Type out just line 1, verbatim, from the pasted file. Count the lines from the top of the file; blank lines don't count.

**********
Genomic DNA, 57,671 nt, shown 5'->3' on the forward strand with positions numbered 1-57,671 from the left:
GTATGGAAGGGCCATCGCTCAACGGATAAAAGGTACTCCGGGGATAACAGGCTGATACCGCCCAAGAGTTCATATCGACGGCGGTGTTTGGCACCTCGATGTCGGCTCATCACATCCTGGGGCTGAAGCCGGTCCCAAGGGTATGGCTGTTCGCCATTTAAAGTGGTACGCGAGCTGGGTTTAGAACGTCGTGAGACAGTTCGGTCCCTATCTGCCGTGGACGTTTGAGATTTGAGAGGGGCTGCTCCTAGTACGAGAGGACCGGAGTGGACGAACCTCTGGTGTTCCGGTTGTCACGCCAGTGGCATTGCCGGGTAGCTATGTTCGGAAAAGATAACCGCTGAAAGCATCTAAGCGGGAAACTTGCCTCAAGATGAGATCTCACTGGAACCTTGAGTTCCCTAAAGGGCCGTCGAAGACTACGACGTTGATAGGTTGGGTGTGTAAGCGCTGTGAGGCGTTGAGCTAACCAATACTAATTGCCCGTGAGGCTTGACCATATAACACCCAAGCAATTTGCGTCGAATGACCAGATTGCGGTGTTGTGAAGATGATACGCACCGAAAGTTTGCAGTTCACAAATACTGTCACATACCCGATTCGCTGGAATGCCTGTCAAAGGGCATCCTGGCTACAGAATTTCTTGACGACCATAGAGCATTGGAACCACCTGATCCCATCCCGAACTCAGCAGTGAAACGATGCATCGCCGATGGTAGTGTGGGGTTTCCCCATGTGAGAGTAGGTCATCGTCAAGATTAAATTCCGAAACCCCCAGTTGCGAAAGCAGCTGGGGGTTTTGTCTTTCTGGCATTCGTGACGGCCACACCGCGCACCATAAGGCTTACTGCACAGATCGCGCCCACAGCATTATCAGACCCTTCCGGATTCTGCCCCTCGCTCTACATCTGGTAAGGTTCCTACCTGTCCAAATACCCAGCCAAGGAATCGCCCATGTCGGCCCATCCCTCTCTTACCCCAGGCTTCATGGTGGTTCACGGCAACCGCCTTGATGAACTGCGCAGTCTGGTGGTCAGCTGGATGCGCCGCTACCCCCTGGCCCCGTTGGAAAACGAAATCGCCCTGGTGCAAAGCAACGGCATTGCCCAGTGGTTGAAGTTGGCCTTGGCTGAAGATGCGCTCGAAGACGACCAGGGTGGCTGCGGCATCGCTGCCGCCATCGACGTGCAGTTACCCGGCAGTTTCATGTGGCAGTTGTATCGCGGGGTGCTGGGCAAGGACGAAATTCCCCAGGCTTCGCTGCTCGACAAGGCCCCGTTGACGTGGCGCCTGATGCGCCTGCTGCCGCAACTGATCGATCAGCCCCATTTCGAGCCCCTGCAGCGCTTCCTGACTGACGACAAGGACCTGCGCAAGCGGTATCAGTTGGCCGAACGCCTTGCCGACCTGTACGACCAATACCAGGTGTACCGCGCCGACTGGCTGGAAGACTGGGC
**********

Genomic DNA, 57,671 nt, shown 5'->3' on the forward strand with positions numbered 1-57,671 from the left: